Idle to idols: Center is into teen pursuits

With competitions, coffeehouses, and arts and crafts, Columbia facility tries to provide a mall alternative

September 21, 2005|By Ruth L. Tisdale | Ruth L. Tisdale,sun reporter

Since the age of 10, Rey Rivera has dreamed of becoming a rapper.

"I always knew that I wanted to pursue something that I was passionate about," said Rivera, a senior at Long Reach High School, adding that he found inspiration in all types of music, including rock 'n' roll and jazz.

With family members screaming his name and the leaves of the trees beginning to fall, Rivera urged the audience Sunday afternoon to clap along with him and "fall back into reality" as he claimed first place at the third Columbia Teen Idol Competition.

The Columbia Association's Teen Center in Oakland Mills Village Center hosted the event as a part of its mission to engage teenagers in positive pursuits.

"While the community has changed, all in all, teens still have the same needs," said Rene Buskmon, the center's manager. "We try to develop programs that are based on the needs of the times."

The competition was a part of the center's "Hear My Voice Day," which included poetry recitation and music from teen bands.

"It's great to see that kids have somewhere to go on the weekends," said Miss Maryland USA Marina Harrison, one of three judges. "It's good the community embraces it. The title, `Hear My Voice,' says a lot."

With so many teenagers complaining of boredom, Buskmon said the event is one of the many activities the center holds to give teenagers something to do and avoid trouble.

"We have pool, pingpong, arts and crafts, and, in October , we are starting teen clubs," Buskmon said, adding that the center opened in 1982. "It is a way to keep them busy and off of the streets."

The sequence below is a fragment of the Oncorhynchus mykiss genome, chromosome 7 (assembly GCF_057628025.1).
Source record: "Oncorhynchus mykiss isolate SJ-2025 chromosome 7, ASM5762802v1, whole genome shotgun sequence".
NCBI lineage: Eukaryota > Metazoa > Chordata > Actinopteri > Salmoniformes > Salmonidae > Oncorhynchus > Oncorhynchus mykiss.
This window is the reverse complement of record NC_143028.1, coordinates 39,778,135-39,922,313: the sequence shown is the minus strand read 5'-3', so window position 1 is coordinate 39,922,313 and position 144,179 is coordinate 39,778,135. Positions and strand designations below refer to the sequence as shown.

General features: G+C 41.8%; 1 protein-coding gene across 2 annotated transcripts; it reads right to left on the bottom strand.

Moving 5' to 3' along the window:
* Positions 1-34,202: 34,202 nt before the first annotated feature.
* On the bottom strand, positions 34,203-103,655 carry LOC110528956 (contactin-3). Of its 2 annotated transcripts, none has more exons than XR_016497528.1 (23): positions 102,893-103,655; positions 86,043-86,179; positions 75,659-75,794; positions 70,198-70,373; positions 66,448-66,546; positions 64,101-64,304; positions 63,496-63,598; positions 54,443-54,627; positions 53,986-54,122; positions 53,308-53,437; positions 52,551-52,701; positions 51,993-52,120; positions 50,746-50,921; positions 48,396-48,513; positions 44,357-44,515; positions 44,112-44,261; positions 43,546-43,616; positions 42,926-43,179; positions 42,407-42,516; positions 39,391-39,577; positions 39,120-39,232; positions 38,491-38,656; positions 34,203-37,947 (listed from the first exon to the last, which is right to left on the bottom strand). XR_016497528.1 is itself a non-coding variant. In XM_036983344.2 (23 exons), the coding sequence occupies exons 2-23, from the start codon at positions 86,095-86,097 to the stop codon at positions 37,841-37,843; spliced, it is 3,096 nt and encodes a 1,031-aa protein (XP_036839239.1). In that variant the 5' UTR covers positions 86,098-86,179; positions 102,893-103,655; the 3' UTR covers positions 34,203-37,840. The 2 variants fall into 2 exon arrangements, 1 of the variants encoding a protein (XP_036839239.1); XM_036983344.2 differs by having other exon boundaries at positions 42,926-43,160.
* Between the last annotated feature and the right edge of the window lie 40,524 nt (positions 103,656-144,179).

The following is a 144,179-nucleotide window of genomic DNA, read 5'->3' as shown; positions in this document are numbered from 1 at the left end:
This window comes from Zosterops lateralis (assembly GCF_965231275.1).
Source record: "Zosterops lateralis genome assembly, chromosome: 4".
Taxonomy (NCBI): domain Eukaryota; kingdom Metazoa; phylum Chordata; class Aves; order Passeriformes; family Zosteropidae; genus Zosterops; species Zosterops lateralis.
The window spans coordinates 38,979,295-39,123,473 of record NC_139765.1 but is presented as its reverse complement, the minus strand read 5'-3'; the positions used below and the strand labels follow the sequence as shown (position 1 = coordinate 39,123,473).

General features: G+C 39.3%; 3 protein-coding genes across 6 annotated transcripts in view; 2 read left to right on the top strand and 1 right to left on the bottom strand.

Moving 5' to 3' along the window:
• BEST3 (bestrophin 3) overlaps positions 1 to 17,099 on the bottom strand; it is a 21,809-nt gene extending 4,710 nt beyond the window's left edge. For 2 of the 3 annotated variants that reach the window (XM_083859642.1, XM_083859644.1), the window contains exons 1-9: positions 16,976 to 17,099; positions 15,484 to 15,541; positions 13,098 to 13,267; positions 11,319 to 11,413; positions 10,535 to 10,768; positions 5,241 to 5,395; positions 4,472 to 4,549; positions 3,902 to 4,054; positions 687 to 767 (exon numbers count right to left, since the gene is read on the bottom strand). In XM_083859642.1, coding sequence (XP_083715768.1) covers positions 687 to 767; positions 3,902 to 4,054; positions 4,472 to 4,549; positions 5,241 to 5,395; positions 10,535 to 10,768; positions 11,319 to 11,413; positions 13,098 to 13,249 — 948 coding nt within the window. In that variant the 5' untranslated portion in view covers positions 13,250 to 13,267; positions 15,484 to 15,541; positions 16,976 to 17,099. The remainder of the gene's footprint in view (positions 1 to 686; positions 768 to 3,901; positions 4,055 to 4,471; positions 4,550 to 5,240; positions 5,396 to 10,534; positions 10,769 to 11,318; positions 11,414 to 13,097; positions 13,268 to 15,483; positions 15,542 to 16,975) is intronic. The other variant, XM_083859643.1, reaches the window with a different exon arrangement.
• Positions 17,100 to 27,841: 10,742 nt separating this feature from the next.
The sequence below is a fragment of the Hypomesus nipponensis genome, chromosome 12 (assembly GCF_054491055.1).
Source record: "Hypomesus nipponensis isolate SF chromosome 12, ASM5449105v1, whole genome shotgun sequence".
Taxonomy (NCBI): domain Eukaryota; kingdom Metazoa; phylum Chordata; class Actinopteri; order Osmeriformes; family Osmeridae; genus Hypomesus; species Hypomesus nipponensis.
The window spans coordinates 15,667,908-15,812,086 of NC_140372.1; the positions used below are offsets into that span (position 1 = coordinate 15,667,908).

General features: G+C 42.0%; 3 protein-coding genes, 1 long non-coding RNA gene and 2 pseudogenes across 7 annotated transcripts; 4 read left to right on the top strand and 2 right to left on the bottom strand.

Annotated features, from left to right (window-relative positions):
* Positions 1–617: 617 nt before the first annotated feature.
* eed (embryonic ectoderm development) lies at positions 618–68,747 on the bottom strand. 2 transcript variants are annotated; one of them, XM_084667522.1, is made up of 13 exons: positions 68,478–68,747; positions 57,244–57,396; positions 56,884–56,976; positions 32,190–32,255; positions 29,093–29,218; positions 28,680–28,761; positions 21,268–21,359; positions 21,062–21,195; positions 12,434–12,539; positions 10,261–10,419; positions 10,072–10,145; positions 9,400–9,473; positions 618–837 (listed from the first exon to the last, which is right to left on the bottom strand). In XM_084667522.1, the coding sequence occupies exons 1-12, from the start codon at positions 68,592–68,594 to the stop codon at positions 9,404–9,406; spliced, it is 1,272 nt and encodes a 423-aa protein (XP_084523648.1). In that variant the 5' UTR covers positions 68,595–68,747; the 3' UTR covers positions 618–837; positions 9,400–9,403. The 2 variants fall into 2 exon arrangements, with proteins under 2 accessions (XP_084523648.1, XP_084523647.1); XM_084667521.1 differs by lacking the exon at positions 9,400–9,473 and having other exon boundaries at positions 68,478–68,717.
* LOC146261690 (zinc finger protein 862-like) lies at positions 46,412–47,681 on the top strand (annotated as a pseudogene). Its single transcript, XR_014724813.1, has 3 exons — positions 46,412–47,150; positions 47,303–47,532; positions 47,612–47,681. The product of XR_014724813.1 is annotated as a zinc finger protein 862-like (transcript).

Sitting at a table inside the center and waiting for the competition to begin, George Obiozor, a senior at Oakland Mills High School, said he comes to the center twice a week because of the atmosphere.

"I come here a lot to do my homework and do research," Obiozor said, while eating a hamburger. "This place gives teens a chance to develop socializing skills and study harder."

In addition to the center, Columbia Council Chairman Joshua Feldmark said the association's Teen Advisory Committee, which was formed last year and helped organize the competition, works to ensure that teens have something to do other than spending time at the mall.

"Teenagers want more things to do," Feldmark said, adding that the committee has a budget to plan events. "They are just that more likely to be successful in planning events for themselves than we as adults can be in planning events for them."

Advisory committee member Amber Henry, who also participated in the competition, said the committee sponsors coffeehouses to get teenagers involved with the center.

"A lot of teenagers don't come to the events because they think they are going to be kind of corny," said Henry, a senior at Wilde Lake High School. "But when they come, they see how cool it is."

Third-place finisher Skye Bennett, an eighth-grader at Dunloggin Middle School who sang Michelle Branch's "Everywhere," and second-place finisher Zaire Gross, a senior at Wilde Lake, who sang an original piece, "Emotions," received gift certificates to The Mall in Columbia as well as movie passes. Poetry winner Nancy Erickson, a 13-year-old who is homeschooled, recited her piece, The Wall, during the day's activities.

"These kind of events showcase the teenagers' talents," said Maggie J. Brown, president of the Columbia Association. "We have to give them an outlet so that they can express themselves."

Though he acknowledges that he did not know about the center until the competition, Rivera, who said he will use the first-place prize of studio time to record his demo, is thankful for the help in furthering his dreams.

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